Sequential Banking: Direct and Externality Effects on Delinquency
The ability to borrow sequentially from multiple lenders might generate sizable externalities in delinquencies. We provide evidence on the existence and "large" size of such effects. We first document that loan approval causes a persistent difference in the number of loans between initially approved and non-approved. We then show that while loan approval leads to no default for high credit score applicants, it causes a large 7pp increase in default on previously existing loans for lower score applicants. That is, a 1,000 MXN (60 USD) extra loan is associated with an increase in the probability of default of 1.5pp for the lower credit score group. This produces average losses close to 18% of total debt, an important externality on previous lenders. This shows that the financial inclusion of clients with lower credit scores is hard due to higher default, and that sequential banking may lead to high default equilibria.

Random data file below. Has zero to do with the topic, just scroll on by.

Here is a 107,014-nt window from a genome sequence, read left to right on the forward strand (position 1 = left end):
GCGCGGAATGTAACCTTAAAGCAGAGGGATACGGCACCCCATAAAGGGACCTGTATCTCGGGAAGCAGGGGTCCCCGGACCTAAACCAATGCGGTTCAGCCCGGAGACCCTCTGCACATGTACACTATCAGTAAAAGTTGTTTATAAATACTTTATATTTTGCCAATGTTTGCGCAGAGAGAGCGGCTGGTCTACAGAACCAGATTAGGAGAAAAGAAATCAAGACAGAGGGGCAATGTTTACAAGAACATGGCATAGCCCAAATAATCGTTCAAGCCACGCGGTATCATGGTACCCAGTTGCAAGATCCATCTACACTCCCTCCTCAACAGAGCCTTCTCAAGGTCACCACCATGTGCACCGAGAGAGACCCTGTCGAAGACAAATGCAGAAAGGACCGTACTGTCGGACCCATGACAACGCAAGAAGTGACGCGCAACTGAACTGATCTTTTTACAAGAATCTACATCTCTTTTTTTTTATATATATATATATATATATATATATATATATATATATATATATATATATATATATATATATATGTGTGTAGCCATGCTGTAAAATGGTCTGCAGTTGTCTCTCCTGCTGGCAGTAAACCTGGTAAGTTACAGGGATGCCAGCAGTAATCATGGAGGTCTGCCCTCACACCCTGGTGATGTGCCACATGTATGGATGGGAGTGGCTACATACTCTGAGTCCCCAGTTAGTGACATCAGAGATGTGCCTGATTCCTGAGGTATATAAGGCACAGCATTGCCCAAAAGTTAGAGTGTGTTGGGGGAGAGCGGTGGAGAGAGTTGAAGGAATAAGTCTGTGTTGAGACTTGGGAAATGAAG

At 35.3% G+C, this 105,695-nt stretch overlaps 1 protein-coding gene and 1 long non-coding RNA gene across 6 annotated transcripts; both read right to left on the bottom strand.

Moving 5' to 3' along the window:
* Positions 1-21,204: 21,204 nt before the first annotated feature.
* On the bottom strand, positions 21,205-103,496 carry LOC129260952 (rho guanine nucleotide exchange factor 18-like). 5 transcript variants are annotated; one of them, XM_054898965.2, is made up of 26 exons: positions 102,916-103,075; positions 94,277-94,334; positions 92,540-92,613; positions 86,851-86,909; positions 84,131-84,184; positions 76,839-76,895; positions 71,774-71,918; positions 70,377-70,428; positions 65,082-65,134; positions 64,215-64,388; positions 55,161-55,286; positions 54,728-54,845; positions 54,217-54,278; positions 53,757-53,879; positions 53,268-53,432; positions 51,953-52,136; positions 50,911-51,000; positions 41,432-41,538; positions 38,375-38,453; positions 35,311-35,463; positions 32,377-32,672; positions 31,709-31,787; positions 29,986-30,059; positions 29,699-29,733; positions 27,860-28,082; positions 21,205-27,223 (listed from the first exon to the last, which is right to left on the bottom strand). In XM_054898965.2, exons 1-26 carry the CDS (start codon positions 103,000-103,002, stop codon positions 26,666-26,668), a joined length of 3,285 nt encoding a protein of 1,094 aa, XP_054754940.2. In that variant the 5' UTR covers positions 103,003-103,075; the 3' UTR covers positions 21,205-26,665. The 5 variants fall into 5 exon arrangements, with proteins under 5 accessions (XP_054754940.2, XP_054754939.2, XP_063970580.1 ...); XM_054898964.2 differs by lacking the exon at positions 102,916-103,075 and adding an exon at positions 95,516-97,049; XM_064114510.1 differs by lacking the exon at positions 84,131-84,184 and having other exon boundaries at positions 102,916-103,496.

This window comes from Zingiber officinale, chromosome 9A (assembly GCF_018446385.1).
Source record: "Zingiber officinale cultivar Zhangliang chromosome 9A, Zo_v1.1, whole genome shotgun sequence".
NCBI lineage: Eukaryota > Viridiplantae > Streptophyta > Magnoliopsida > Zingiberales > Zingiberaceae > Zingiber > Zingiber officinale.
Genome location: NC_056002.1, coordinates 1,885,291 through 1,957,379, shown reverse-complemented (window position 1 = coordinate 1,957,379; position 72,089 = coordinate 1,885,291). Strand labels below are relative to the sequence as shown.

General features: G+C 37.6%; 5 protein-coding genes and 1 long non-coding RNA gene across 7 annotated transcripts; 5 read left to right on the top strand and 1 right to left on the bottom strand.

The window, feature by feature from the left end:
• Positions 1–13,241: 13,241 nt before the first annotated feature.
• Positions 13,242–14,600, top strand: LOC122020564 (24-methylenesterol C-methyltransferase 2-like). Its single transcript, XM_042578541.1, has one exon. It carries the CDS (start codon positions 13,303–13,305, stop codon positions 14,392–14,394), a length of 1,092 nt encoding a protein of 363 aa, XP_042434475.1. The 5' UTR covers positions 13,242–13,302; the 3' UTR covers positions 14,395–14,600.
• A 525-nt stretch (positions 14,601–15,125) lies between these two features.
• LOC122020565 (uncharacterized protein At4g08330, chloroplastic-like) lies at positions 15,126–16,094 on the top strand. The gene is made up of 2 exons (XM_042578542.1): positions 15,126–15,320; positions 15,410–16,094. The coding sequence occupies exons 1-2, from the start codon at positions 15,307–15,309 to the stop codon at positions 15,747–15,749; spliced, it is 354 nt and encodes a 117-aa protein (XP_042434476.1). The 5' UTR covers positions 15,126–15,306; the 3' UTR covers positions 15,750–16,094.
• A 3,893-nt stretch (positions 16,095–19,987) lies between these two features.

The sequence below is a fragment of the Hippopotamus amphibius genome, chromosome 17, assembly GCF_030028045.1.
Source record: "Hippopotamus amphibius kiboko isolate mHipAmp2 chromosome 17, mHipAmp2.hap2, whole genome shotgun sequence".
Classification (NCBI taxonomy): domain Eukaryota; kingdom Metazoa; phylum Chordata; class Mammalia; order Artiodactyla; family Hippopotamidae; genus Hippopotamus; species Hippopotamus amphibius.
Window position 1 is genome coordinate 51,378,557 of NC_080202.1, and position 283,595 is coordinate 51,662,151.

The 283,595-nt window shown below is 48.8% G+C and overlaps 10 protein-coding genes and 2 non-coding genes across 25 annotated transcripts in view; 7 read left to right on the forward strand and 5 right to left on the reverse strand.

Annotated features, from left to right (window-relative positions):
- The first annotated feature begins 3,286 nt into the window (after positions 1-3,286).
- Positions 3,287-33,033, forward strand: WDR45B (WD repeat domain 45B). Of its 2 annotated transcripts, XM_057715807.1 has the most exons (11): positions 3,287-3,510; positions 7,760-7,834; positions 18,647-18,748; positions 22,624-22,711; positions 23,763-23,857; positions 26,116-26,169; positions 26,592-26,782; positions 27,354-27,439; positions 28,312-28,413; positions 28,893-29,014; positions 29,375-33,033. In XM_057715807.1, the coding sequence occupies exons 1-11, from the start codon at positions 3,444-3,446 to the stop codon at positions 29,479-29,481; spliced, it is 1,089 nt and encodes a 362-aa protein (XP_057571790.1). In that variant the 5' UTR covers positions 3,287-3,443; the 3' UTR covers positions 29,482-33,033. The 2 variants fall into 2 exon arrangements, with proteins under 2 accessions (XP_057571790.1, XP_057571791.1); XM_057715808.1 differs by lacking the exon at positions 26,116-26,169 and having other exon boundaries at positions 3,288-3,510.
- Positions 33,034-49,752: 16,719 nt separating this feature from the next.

|Date of creation:||Sep 2017|
|Contact details of provider:|| Postal: Centre for Economic Policy Research, 77 Bastwick Street, London EC1V 3PZ.|
Phone: 44 - 20 - 7183 8801
Fax: 44 - 20 - 7183 8820
|Order Information:|| Email: |
When requesting a correction, please mention this item's handle: RePEc:cpr:ceprdp:12280. See general information about how to correct material in RePEc.
For technical questions regarding this item, or to correct its authors, title, abstract, bibliographic or download information, contact: ()
If references are entirely missing, you can add them using this form.